It’s a pity because something I would have appreciated would have been making the jigsaw in the Resistant Materials Room more accessible. I learned for the first time how to utilise the incredibly sharp rotating blade which moved at incredibly fast speeds. There I would be, kneeling on a stool so that I could see what I was doing and be able to move the object forward towards the blade at the correct angle. The jigsaw was fastened to the counter and if you didn’t hold the material you were using tightly enough, the object you were holding would escape from you and rattle alarmingly around the teeth of the saw. My fear was one that one day I would get startled and topple off the stool backwards, injuring myself in the process. I felt confined and less mobile kneeling on the stool and I didn’t even want to think about falling forward onto the jigsaw! It just occurs to me now to wonder why I never spoke up. Why didn’t I say something about my struggle that a low stool would have alleviated? Things would have been a lot easier. I think that I’m just so used to getting on with the resources that are already available in all parts of my life rather than go out of my way to get what I need. Get a suitcase down from the top of my wardrobe? No problem. Put a board game back on top of my mother’s wardrobe? No sweat. It’ll be difficult but I get things done. Just don’t ask me how.

Anyway, that was thirteen years ago. The stool-less situation continued until my older sister Aysha glanced at me one day recently and asked me what I had been doing.
“I was washing the dishes,” I replied.
“Yes, but why is your chest wet Fatema?” she wondered curiously.
“That’s what happens when you’re shorter,” I sighed miserably.
My older sister is married and she has lived in her own house for about five years now. The next time I went to stay over at her house after we had this conversation, I noticed something new in the kitchen- a low stool, about fifteen centimetres high. I used it every day. No longer did I have to drag a heavy, solid wooden chair from the living room to the kitchen every time that I wanted to reach ingredients for myself and cook or bake. Everything that I needed to do in her kitchen, I could do more comfortably.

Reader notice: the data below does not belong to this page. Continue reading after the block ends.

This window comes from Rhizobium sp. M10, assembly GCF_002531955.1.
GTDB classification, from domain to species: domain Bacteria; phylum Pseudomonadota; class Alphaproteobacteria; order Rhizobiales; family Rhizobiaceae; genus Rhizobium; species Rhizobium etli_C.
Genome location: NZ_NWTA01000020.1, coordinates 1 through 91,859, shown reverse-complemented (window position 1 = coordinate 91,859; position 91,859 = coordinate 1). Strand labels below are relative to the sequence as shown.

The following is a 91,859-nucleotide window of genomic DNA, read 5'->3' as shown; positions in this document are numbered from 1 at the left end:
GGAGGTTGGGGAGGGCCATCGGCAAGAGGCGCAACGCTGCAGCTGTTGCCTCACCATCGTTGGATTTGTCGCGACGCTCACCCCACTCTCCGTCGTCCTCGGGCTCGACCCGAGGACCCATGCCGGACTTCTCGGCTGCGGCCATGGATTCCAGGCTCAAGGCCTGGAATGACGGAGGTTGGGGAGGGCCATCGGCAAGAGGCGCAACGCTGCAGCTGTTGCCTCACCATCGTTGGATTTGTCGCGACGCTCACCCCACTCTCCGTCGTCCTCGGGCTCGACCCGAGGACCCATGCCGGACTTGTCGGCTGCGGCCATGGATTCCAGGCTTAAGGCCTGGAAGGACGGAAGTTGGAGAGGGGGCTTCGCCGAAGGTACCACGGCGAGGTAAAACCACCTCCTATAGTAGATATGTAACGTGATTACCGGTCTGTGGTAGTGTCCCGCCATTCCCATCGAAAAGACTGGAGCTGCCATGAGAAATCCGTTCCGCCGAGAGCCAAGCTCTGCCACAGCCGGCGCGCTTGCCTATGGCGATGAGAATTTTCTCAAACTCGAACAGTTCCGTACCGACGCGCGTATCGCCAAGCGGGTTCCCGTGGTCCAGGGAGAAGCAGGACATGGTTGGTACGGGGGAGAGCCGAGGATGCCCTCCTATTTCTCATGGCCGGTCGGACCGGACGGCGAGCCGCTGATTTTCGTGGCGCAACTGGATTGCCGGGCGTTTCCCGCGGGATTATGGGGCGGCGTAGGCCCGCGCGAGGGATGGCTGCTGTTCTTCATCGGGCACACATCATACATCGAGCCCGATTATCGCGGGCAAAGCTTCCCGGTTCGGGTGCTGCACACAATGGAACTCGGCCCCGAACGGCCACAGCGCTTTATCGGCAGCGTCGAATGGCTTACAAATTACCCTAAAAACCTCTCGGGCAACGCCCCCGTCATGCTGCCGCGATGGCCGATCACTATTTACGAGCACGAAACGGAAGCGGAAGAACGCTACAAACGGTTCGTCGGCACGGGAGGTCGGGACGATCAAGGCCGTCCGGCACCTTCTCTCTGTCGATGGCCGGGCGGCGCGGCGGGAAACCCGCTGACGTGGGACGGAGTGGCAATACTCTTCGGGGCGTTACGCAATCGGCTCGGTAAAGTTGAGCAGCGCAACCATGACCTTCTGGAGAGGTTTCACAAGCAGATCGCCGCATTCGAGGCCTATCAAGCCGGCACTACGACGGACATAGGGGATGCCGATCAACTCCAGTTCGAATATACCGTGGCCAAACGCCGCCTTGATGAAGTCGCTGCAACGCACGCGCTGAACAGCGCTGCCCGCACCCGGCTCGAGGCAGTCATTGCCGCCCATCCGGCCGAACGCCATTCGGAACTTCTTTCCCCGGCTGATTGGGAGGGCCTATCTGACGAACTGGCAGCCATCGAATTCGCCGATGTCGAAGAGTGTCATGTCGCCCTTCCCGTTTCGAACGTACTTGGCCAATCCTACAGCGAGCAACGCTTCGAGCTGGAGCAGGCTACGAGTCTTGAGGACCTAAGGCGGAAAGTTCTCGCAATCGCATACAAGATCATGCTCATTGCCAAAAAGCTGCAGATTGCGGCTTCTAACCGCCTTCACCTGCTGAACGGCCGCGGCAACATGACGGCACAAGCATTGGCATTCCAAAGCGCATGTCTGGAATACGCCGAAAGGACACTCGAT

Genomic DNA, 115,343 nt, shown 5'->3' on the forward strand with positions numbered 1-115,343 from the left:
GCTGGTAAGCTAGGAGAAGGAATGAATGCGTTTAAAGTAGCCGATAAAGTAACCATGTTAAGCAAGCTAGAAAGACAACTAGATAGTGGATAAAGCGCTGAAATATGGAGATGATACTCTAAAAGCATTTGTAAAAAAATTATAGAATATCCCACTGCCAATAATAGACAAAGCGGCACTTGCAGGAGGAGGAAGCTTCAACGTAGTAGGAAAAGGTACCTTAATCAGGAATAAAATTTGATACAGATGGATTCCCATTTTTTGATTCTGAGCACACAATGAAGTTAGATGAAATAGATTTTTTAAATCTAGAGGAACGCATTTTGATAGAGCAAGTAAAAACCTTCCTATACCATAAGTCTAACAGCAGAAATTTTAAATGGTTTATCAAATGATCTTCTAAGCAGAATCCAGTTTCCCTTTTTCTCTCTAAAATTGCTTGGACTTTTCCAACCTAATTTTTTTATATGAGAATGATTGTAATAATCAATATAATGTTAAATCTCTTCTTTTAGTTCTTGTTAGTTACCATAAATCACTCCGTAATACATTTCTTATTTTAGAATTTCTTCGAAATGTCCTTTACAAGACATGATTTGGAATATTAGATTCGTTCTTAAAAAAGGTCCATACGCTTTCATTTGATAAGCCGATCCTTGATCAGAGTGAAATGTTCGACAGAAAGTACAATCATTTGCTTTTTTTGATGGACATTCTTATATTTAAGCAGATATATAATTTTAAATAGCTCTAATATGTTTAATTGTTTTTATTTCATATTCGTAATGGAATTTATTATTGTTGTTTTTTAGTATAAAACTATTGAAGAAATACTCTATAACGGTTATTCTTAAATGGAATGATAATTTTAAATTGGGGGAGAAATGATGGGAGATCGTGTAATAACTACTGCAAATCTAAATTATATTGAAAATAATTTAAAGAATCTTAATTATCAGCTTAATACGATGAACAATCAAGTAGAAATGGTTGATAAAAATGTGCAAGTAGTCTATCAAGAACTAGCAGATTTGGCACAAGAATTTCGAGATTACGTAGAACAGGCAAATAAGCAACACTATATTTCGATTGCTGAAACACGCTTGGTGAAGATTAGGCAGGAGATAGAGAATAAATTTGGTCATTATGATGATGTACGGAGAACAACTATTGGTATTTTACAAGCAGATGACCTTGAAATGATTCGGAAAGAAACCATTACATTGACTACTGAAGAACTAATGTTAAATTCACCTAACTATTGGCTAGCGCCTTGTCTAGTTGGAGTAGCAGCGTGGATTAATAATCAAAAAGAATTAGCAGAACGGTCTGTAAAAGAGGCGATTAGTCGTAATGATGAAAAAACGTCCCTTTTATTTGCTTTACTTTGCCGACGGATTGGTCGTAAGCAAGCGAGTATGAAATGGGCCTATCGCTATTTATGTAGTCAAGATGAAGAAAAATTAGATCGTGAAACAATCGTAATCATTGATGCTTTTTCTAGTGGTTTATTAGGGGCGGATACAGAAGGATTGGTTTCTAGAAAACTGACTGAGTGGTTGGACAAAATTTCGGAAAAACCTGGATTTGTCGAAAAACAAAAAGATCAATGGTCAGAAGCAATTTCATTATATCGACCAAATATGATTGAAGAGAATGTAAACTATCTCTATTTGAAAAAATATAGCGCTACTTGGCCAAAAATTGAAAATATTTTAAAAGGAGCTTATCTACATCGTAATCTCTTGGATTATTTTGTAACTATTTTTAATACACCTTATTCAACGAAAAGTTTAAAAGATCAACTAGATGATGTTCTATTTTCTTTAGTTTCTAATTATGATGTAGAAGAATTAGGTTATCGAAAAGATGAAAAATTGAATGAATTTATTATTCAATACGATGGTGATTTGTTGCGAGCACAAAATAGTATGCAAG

Then, each time I returned home, I would return to a kitchen where even getting a glass for water was sometimes slightly less than straightforward. You see, the tall stool is sometimes moved from the kitchen- I’ve yet to know why the person who removes it doesn’t put it back- so that when I need it, it isn’t there. I would get so frustrated that rather than hunting it down and fetching it back myself, I would place a foot on the washing machine door thereby raising myself to reach a glass from the cupboard. Okay, I’ll be honest, at other times I would just be frustrated at being so small.  At those times, dragging the tall stool across the kitchen annoyed me. To get myself a glass, I would disregard it and place my foot on the washing machine door anyway.
My older brother got irritated when he caught sight me doing this because he thought that I would break the washing machine door over time (I won’t). He told me never to do it again but he never once considered my need for that little black stool. I doubt he even remembers that it existed which makes me furious because I think about it every day. I don’t feel comfortable enough to request that my family leave a glass on the draining board at all times for me to access.
“Sure,” I thought bitterly, “I’ll stop stepping on the washing machine when I stop being so short or when I stop being frustrated about it.”

I hate being so short. It’s one of the reasons why I don’t want to learn how to drive. When I catch the bus, I’m the same as every other passenger travelling alongside me, but the thought of getting into a car especially adapted for me makes me feel embarrassed about myself and different from other drivers in an awfully obvious way that makes me squirm. People think that you get used to being short just because you’re born that way but it’s been more than quarter of a century and I haven’t gotten used to it yet so I’m pretty sure that I never will. I know that I should be more grateful. After all, people need all sorts of accessibility equipment to move, talk, hear, see and even simply to breathe. However, maybe I could take some steps towards being patient. I’m going to stop stepping on the washing machine from now on. I could find a driving instructor to accommodate me…and maybe, just maybe, I’ll even let go of my stubbornness and buy a little stool.